The actual pot is thrown on a wheel...electric is my blessing to be able to use. It is then dried to leather hard. Break down the throwing to expense of potter at $20/hour is 5 minutes or $1.00, electricity and wear on the wheel (in all of the work of making this) guessed at $0.05.
The pot bottom is trimmed (see my post about trimming HERE.)
And if it's bottom is bigger than it's top, a "chuck" must be thrown first, in which the pot can rest while it's being trimmed, chuck throwing time is 1 minute or $0.20 of potter time. The same chuck is used for several tiny pots. As well as trimming takes another 5 minutes of potter time is $1.00
The pot is dried in the air, then fired to cone 05 in a kiln (much hotter than your oven at home). Since the tiny pots can be stacked inside other things, they don't take up much space in the kiln, so their share of a load for a bisque is probably $0.01 each.
Then the bisqued pot is glazed with a chemical combination that has been created using formulas which have been tested over many firings. There might be more than one on a single tiny pot, giving special effects. I like using Floating Blue with Raspberry, or Glossy Green with Satin White, or Floating Blue with Clear, or Matt Bronze Green with Raspberry.
Each of those combinations are displayed on the outside of the pot, creating at least 3 different colorations with blending of the chemicals. Cost of the glaze materials is probably among the higher costs but these are still tiny pots. Glaze is maybe $ 1.00 each. Potter doing the glaze will take me about 5 more minutes or $1.00 each.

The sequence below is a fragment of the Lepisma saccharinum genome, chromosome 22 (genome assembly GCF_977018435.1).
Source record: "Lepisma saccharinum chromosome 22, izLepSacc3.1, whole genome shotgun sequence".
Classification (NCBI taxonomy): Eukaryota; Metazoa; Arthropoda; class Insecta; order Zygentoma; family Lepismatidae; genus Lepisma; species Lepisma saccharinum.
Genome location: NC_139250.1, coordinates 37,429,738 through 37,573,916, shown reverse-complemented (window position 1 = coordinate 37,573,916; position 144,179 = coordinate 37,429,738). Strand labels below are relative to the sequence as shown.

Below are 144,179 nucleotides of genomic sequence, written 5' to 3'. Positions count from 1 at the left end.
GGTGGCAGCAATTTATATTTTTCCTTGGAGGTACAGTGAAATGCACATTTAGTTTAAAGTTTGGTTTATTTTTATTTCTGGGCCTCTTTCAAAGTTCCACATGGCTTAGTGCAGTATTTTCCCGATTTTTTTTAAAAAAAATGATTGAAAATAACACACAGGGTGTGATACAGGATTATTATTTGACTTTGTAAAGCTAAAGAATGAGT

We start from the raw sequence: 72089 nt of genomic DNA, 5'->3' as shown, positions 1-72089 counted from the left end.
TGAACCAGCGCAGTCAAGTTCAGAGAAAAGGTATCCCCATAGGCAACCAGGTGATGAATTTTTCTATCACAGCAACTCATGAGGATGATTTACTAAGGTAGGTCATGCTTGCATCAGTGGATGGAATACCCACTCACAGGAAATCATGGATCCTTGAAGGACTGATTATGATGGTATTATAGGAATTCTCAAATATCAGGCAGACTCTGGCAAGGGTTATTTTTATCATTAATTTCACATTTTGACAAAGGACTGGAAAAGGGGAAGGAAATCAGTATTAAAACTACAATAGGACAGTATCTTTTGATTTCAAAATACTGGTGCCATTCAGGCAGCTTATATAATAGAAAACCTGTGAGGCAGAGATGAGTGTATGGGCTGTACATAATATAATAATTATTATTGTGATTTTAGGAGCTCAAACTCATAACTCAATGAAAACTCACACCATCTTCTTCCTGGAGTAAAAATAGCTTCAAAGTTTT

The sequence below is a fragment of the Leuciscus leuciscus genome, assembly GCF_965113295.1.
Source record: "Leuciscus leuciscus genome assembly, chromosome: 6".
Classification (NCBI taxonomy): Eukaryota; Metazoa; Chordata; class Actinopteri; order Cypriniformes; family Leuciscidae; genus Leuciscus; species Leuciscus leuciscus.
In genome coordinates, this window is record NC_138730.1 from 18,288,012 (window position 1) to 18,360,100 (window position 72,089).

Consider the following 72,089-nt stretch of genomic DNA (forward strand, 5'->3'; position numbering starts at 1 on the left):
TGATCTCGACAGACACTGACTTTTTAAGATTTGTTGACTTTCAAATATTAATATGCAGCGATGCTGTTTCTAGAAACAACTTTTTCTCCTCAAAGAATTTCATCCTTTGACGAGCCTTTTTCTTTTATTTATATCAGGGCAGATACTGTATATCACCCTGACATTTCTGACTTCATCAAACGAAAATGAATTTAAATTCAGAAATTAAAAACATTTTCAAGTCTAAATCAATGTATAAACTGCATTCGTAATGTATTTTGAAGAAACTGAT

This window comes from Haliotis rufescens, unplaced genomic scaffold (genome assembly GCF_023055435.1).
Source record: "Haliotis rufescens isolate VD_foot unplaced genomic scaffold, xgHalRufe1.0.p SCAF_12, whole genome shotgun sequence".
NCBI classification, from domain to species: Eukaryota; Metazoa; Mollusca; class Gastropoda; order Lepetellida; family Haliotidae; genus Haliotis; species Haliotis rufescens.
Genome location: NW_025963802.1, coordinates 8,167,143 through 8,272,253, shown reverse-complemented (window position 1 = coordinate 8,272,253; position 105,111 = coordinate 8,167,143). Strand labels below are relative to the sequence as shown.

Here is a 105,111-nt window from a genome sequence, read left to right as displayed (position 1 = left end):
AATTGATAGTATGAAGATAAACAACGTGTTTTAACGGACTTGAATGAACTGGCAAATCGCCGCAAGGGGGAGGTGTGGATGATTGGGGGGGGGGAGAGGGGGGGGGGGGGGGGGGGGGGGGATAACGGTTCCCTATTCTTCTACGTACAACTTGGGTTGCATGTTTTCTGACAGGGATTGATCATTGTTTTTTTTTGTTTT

But before you get that finished design, the pot has to be glaze fired again, to cone 6, in an electric kiln. This hotter kiln needs to have each object separated, and the firing takes longer, so I guess it might cost $ 0.75 each. Having the studio manager load and unload the two kilns is part of his salary, so I should add in another $.50 to cover each pot in those firings as part of his time. (In this case, no matter the size of the pot, just loading and unloading takes just as long.)
I pay a fee to the Black Mountain Center for the Arts to use their sudio space, their glazes, and to have my pots fired there. Since I pay that toward the fees that I'm delineating, I won't charge separate for it. In order for that fee to be accounted for I can figure it into my final sales price, and hope that a month's fee will be less than a month's sales. Fingers and toes crossed on that.
Each tiny pot sells for $7 - $15, average is $10. I feel pretty sure I am not making much more money than it took to produce it. That's why I put a half dozen of these in the office of the Black Mountain Center for the Arts. We will share in proceeds of any sales, and thus the energy returns full circle.
Clay $ 0.05
Potter ($20/hour) making pot 1.00
Potter making chuck .20
Potter trimming (w/ chuck) 1.00
Potter glazing labor 1.00
Glaze materials & mixing 1.00
Manager work load 2 firings .50
Studio equipment cost 0.05
Kiln firing for glazing 0.75
Total expense estimate $ 5.55
What do you know, I actually will have a bit of profit. After storing it at home for a year or more until it sells. Cost of rent divided by..... then there's the cost of having a booth at the Tail Gate Market...gas going and coming. A tub of tiny pots may not be as large as one of bigger ones, but they get heavy to carry back and forth if they don't all sell. It's sure a good thing I don't look at my life as a pottery hobbyist to make a living.
When you realize that you always have the answers within yourself, you can stop searching outside of yourself. Madisyn Taylor